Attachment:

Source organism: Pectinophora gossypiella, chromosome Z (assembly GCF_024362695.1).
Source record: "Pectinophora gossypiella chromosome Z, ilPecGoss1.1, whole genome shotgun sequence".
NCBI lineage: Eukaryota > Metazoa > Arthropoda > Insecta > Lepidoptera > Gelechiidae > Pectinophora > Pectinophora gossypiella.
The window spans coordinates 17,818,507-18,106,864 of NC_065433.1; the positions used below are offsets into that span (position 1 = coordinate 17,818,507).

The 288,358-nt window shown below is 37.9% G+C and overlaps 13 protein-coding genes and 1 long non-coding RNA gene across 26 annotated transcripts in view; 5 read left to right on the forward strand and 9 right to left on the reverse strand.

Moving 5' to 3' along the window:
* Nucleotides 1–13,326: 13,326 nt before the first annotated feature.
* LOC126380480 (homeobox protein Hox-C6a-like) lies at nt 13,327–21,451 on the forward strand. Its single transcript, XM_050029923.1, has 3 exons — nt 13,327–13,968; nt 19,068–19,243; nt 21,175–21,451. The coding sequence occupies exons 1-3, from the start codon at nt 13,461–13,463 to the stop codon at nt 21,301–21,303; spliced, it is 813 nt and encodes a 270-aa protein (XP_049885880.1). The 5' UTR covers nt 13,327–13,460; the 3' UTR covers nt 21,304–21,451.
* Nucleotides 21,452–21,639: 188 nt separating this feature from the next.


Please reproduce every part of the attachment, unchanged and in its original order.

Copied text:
Source organism: Pectinophora gossypiella, chromosome Z (assembly GCF_024362695.1).
Source record: "Pectinophora gossypiella chromosome Z, ilPecGoss1.1, whole genome shotgun sequence".
NCBI lineage: Eukaryota > Metazoa > Arthropoda > Insecta > Lepidoptera > Gelechiidae > Pectinophora > Pectinophora gossypiella.
The window spans coordinates 17,818,507-18,106,864 of NC_065433.1; the positions used below are offsets into that span (position 1 = coordinate 17,818,507).

The 288,358-nt window shown below is 37.9% G+C and overlaps 13 protein-coding genes and 1 long non-coding RNA gene across 26 annotated transcripts in view; 5 read left to right on the forward strand and 9 right to left on the reverse strand.

Moving 5' to 3' along the window:
* Nucleotides 1–13,326: 13,326 nt before the first annotated feature.
* LOC126380480 (homeobox protein Hox-C6a-like) lies at nt 13,327–21,451 on the forward strand. Its single transcript, XM_050029923.1, has 3 exons — nt 13,327–13,968; nt 19,068–19,243; nt 21,175–21,451. The coding sequence occupies exons 1-3, from the start codon at nt 13,461–13,463 to the stop codon at nt 21,301–21,303; spliced, it is 813 nt and encodes a 270-aa protein (XP_049885880.1). The 5' UTR covers nt 13,327–13,460; the 3' UTR covers nt 21,304–21,451.
* Nucleotides 21,452–21,639: 188 nt separating this feature from the next.